2) Good, free content is a powerful tool to build up your reputation.

As previously mentioned, most of the comics behind popular podcasts have credited the podcast with career resurgences – from more people at their live shows to tv hosting gigs to sitcom and movie offers – much of which likely would have never happened without investing time in offering something entertaining for free. The podcasts made them more recognizable and built up a fan base that has ensured them revenue from a number of other means, besides the podcast sponsorships themselves.

By the same token, Copyblogger‘s extremely successful business model was to become the leading authority on creating valuable content…as a way to sell software.  The connection between point A and point B isn’t a simple, direct line, and building a reputation like the one they have takes a lot of time and a large investment in good writers. Nonetheless, they’ve built a fabulously successful business off a foundation of content that people love.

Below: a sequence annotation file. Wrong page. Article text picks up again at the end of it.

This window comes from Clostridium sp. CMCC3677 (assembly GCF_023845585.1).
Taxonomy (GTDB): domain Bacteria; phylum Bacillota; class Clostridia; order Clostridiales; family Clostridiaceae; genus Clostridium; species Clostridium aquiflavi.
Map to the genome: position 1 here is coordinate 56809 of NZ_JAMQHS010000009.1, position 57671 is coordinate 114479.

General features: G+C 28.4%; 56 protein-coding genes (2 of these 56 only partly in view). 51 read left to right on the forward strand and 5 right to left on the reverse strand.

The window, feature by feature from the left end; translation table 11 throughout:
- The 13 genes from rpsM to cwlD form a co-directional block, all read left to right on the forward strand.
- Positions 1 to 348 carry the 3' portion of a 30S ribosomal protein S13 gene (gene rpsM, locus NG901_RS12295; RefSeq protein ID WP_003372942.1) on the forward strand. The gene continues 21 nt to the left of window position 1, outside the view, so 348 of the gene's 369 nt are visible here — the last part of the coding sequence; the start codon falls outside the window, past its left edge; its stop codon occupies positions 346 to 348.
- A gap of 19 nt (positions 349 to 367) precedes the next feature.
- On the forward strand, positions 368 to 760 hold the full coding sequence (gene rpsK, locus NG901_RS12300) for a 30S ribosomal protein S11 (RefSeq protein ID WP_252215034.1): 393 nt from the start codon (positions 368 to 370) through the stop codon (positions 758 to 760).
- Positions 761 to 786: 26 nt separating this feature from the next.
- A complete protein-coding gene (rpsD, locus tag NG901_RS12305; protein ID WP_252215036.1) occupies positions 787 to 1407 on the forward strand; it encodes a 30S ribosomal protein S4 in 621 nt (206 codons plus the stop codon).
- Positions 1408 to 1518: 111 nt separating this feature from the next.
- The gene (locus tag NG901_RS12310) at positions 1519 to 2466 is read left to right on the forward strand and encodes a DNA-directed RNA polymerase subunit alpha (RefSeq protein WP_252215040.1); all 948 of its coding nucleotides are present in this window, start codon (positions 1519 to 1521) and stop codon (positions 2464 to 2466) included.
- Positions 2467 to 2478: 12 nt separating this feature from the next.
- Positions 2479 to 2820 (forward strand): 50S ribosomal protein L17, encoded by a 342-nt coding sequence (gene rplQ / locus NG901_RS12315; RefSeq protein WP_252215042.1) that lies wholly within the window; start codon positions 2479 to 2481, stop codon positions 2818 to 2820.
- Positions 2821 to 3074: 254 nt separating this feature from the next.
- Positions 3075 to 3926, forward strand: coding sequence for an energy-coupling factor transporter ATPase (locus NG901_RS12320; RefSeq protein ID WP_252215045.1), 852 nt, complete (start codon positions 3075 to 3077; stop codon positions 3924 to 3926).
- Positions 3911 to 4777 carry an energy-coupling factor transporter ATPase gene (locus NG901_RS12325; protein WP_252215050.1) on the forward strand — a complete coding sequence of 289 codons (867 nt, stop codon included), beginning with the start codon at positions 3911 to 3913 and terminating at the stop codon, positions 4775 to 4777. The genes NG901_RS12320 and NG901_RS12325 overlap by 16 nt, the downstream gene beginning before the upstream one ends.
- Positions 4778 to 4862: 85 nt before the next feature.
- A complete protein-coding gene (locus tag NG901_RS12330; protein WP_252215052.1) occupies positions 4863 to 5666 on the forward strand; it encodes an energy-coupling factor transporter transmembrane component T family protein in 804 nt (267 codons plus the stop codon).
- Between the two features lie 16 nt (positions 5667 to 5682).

The moral of these various stories is: don’t be stingy! It can be hard to wrap your head around profiting off of giving something valuable away for free, but there are plenty of models out there that show, if done well, it works.

Google + and the “End of Search”

Who likes hyperbole! Well, people who like provocative headlines, for one. Wired has a current article on “The End of Web, Search, and Computer as We Know It.” The gist of the article is that the way we interact with the internet is changing, moving away from static pages and individual searches, and more towards streams of steady information. The author calls this the “lifestream.”

“This lifestream — a heterogeneous, content-searchable, real-time messaging stream — arrived in the form of blog posts and RSS feeds, Twitter and other chatstreams, and Facebook walls and timelines…All the information on the internet will soon be a time-based structure”